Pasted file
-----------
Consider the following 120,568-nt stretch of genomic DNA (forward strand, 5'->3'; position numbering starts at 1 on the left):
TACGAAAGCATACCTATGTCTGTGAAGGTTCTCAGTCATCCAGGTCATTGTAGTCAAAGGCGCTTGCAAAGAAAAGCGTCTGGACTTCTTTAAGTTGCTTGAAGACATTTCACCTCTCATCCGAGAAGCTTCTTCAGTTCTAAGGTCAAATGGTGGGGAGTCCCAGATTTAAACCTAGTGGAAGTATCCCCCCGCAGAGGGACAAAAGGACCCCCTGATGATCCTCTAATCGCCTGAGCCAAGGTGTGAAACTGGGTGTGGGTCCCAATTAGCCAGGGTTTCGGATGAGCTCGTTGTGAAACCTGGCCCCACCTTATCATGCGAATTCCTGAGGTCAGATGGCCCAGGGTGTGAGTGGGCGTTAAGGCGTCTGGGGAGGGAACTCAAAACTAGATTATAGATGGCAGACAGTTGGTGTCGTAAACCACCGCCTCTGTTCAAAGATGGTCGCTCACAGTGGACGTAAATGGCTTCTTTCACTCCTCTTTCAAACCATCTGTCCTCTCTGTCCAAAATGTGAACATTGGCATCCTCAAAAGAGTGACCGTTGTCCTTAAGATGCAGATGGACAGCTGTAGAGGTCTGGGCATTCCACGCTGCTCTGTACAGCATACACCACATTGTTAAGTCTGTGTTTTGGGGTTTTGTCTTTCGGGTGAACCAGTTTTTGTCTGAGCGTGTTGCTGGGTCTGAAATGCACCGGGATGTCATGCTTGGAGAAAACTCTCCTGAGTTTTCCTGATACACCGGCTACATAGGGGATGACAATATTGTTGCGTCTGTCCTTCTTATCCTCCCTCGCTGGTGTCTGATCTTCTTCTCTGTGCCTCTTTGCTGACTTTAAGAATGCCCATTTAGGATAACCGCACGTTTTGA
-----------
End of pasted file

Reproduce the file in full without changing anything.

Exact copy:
Consider the following 120,568-nt stretch of genomic DNA (forward strand, 5'->3'; position numbering starts at 1 on the left):
TACGAAAGCATACCTATGTCTGTGAAGGTTCTCAGTCATCCAGGTCATTGTAGTCAAAGGCGCTTGCAAAGAAAAGCGTCTGGACTTCTTTAAGTTGCTTGAAGACATTTCACCTCTCATCCGAGAAGCTTCTTCAGTTCTAAGGTCAAATGGTGGGGAGTCCCAGATTTAAACCTAGTGGAAGTATCCCCCCGCAGAGGGACAAAAGGACCCCCTGATGATCCTCTAATCGCCTGAGCCAAGGTGTGAAACTGGGTGTGGGTCCCAATTAGCCAGGGTTTCGGATGAGCTCGTTGTGAAACCTGGCCCCACCTTATCATGCGAATTCCTGAGGTCAGATGGCCCAGGGTGTGAGTGGGCGTTAAGGCGTCTGGGGAGGGAACTCAAAACTAGATTATAGATGGCAGACAGTTGGTGTCGTAAACCACCGCCTCTGTTCAAAGATGGTCGCTCACAGTGGACGTAAATGGCTTCTTTCACTCCTCTTTCAAACCATCTGTCCTCTCTGTCCAAAATGTGAACATTGGCATCCTCAAAAGAGTGACCGTTGTCCTTAAGATGCAGATGGACAGCTGTAGAGGTCTGGGCATTCCACGCTGCTCTGTACAGCATACACCACATTGTTAAGTCTGTGTTTTGGGGTTTTGTCTTTCGGGTGAACCAGTTTTTGTCTGAGCGTGTTGCTGGGTCTGAAATGCACCGGGATGTCATGCTTGGAGAAAACTCTCCTGAGTTTTCCTGATACACCGGCTACATAGGGGATGACAATATTGTTGCGTCTGTCCTTCTTATCCTCCCTCGCTGGTGTCTGATCTTCTTCTCTGTGCCTCTTTGCTGACTTTAAGAATGCCCATTTAGGATAACCGCACGTTTTGA